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LONDON – U.K. industry insiders and observers have started floating new possible models for the BBC license fee, which British households must pay to help fund the public broadcaster, in the digital age.
The British parliament recently launched an inquiry into the BBC’s future, inviting comments from other TV network operators, including on the fee that brings in nearly $6.6 billion in annual revenue, or $239 (£145.50) per year, from households watching broadcast TV.
The amount of the annual fee is one continuing topic of debate in Britain. When the fee was last set in 2010, its amount was frozen through 2016, which means a drop in real terms given inflation. A recent opinion poll found that only 10 percent of people surveyed would support an increase in the license fee.
British industry players have also discussed the use and focus of the fee.
Commercial broadcaster ITV recently, for example, said the BBC has too aggressively focused on using fee revenue on shows that draw big ratings. “We welcome competition, but what we find difficult are situations where the BBC seems to merely copy the commercial strategies of competitors purely to gain audience share, whilst at the same time enjoying the certainty of a guaranteed license fee income,” it said in a submission as part of the parliamentary inquiry.
And some U.K. broadcasters have suggested that they should get a share of the BBC license fee.
The BBC itself has suggested that the license fee rules could be modified to cover those who only watch TV on demand via digital player BBC iPlayer given changing viewer habits in the digital age. “The license fee has always adapted flexibly to technology change,” it said in a submission.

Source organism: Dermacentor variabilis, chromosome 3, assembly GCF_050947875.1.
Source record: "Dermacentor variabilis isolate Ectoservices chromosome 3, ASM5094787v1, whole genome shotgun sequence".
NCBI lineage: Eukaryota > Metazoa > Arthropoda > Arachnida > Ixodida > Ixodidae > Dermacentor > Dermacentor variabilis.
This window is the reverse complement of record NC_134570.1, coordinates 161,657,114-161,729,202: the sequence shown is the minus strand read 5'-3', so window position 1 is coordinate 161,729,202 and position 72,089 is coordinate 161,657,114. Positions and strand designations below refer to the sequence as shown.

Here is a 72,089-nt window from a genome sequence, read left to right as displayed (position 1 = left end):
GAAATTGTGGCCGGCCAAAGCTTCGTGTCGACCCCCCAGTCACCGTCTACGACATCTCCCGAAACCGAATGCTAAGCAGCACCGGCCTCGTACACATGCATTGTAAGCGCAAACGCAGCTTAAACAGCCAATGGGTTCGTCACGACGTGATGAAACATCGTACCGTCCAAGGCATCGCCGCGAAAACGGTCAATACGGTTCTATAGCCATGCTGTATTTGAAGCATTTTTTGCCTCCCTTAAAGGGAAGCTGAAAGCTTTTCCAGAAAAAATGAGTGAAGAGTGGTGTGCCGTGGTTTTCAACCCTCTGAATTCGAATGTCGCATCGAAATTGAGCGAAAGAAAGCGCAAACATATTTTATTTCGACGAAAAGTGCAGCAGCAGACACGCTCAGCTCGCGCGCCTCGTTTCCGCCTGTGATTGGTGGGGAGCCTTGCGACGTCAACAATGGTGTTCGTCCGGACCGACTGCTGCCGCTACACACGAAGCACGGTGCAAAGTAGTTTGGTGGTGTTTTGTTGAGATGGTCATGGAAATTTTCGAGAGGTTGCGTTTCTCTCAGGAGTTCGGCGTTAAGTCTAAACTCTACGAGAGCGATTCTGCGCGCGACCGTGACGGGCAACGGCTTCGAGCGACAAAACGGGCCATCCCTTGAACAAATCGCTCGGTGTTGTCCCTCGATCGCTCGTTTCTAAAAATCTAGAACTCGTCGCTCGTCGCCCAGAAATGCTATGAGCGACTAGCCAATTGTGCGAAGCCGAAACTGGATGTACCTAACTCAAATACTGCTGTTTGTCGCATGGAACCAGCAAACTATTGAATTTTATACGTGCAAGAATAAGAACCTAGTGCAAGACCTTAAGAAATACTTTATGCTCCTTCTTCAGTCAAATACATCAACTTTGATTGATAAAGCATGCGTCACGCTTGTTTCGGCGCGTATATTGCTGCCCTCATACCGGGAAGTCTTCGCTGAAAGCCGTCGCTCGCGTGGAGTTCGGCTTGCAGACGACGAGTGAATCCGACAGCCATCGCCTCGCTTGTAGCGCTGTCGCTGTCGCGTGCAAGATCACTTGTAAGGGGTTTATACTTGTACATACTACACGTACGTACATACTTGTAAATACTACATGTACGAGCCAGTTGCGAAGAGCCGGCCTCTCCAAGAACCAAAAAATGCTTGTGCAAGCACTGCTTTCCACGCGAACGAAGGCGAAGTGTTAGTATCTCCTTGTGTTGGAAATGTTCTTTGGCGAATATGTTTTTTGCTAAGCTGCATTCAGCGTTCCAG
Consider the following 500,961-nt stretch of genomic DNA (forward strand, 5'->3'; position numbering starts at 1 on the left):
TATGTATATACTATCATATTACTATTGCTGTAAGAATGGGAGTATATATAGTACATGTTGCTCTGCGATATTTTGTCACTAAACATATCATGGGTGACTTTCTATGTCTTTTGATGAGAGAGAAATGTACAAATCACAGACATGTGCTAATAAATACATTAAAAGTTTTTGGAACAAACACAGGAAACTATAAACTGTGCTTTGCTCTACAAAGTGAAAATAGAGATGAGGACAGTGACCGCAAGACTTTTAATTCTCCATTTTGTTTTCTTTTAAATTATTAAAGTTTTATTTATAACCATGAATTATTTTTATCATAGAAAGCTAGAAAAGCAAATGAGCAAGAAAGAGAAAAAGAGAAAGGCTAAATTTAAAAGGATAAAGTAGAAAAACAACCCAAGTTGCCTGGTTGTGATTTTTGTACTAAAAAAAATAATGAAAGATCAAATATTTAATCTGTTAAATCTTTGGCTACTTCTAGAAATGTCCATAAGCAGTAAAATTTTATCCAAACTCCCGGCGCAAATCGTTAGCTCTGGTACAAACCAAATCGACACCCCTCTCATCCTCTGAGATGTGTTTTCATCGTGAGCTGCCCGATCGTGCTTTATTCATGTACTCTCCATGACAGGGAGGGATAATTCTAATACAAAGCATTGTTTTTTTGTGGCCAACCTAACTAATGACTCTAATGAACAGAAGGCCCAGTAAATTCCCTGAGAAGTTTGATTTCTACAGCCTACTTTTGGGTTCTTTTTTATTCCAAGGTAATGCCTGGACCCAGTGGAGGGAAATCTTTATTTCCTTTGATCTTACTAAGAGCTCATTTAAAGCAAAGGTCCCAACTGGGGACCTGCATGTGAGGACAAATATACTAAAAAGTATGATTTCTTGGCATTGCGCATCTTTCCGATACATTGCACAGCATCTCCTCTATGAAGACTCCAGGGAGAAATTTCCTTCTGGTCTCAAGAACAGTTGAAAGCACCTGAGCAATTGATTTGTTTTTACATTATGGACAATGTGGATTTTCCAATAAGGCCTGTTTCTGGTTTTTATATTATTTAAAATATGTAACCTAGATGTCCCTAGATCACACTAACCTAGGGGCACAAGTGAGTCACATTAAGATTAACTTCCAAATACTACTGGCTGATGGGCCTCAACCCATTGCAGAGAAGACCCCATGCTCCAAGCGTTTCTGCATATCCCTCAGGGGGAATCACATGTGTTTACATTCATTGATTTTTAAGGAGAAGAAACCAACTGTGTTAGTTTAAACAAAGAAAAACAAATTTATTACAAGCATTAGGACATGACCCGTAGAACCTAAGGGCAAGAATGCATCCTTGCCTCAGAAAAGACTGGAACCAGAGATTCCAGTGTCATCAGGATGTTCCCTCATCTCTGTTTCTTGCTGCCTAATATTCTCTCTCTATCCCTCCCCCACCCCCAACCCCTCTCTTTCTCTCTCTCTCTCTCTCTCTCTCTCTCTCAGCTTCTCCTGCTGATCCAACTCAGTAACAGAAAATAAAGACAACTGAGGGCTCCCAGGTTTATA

The BBC has estimated that 1 percent -2 percent of U.K. homes watch TV only online, with that figure expected to grow in the coming years.
The Financial Times reported Tuesday that a growing number of households use the BBC iPlayer app on computers or mobile devices without owning a TV set and without paying the license fee. The paper cited a senior BBC executive as saying privately that iPlayer usage could grow “faster than most people in television think.”
The FT also cited proposals to fund the BBC by voluntary subscriptions. That would allow viewers to select whether or not to pay for individual networks. While that would test consumer demand, most observers expect that this would lead to a drop in funding for the BBC.
An alternative model calls for the license fee to be split in two. One would be a standard charge for the basic BBC channels, with the other being a digital fee for people interested in additional services.
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